And I know it takes way more effort to hurt, to be hurt then to forgive. As I ran my finger across their table, I remembered my heart IS smooth, that I am. I am not rough around the edges and all jaggy, leaving splinters in my wake.

Forgiving was just as much about remembering WHO I am as it was about anything or anyone else.

It was a very good place to begin again.


What is Forgiveness Anyway?

I sat around a table Saturday morning at our monthly woman’s group gathering and we were going around the table sharing when someone spoke up and asked a question that has been with me since.

“What is forgiveness anyway?” (or something to that effect).

We ping ponged back and forth sharing our experience of it and on we went.

But it hasn’t left me. No. Not one bit.

Last night the Hunger Games was on TV so while in the kitchen making dinner, I had it on. Katniss had just volunteered herself as tribute in her sisters place and Peeta had just walked up on the platform. They were encouraged to shake hands and Katniss flashes back to a memory of living in District 12. It was a memory where she was hungry, wet and cold and sitting outside a bakery that Peeta’s family owned. He comes out with burnt loaves of bread and feeds them to the pigs. He sees her sitting in the rain and throws her one haphazardly like she is an animal too.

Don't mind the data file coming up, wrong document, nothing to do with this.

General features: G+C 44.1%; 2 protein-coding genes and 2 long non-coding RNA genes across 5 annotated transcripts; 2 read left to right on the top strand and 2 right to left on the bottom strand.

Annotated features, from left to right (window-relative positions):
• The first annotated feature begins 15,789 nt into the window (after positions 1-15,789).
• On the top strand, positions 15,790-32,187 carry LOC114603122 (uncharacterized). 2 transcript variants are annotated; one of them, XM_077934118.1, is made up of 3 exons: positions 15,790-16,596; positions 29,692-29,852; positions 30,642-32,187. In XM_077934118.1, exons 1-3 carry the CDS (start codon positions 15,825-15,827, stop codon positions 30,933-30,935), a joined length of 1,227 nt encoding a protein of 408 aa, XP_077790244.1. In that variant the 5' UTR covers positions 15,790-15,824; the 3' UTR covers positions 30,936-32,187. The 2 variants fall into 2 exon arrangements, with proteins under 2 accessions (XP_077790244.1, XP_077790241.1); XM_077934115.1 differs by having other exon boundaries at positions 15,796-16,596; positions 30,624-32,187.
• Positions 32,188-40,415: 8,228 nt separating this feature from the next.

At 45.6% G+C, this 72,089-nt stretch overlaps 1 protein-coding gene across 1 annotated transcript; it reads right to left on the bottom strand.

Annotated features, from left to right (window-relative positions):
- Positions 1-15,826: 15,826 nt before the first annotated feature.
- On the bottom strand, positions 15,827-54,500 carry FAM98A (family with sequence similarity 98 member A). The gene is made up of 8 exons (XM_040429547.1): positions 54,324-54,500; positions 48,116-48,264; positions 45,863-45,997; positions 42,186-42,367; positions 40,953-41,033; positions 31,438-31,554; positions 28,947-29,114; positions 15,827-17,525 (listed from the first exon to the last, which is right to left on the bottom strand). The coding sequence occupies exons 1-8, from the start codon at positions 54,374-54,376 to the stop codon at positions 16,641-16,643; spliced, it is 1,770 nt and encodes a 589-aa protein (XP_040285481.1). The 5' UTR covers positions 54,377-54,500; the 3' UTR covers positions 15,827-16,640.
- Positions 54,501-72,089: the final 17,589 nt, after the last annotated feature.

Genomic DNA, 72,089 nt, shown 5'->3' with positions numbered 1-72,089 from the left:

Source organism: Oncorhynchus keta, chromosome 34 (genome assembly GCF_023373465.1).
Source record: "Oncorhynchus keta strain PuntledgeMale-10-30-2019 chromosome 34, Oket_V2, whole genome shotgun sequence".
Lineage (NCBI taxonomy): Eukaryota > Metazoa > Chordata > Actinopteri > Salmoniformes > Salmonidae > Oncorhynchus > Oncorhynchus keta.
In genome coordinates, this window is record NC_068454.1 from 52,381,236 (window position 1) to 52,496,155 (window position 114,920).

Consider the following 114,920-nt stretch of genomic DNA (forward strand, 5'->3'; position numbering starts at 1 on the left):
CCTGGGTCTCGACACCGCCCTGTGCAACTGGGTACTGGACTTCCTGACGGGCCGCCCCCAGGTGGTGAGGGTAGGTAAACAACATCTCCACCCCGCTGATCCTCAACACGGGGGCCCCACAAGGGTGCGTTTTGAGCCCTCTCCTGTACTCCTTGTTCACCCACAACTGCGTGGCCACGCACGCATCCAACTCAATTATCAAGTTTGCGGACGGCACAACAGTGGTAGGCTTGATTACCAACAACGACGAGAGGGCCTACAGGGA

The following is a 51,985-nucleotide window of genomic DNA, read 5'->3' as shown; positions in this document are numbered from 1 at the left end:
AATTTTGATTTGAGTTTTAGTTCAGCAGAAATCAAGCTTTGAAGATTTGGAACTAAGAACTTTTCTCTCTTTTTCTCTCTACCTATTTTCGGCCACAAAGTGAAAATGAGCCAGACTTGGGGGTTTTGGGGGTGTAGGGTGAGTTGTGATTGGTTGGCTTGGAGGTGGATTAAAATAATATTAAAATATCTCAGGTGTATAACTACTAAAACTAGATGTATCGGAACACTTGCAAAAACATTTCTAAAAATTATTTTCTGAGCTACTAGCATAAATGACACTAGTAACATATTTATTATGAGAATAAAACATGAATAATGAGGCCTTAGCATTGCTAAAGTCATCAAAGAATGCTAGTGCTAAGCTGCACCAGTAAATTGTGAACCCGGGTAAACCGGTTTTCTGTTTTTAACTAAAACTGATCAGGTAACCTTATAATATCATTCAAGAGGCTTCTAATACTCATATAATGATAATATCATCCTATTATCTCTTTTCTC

Flash forward. She shakes his hand begrudgingly.

Katniss has not forgiven.

That memory is shown again on the train as they travel towards the Capital. The reality that her and Peeta are on the same “team” keeps her going back to that cold, wet day. It is the memory of him she has lodged in her brain, the very memory of him that remains in her heart and keeps them working against one another instead of WITH one another.

It makes me think about forgiveness and how often I too have been like Katniss Everdeen, stubbornly replaying a bad memory in my head and in my heart when it comes to a particular person. Like a broken movie reel, I play it and then hit rewind, again and again. The more the memory is replayed, the more I add to it. The more not good feelings and thoughts are attached to what now is a very twisted scenario and I get offended all over again. Each and every time.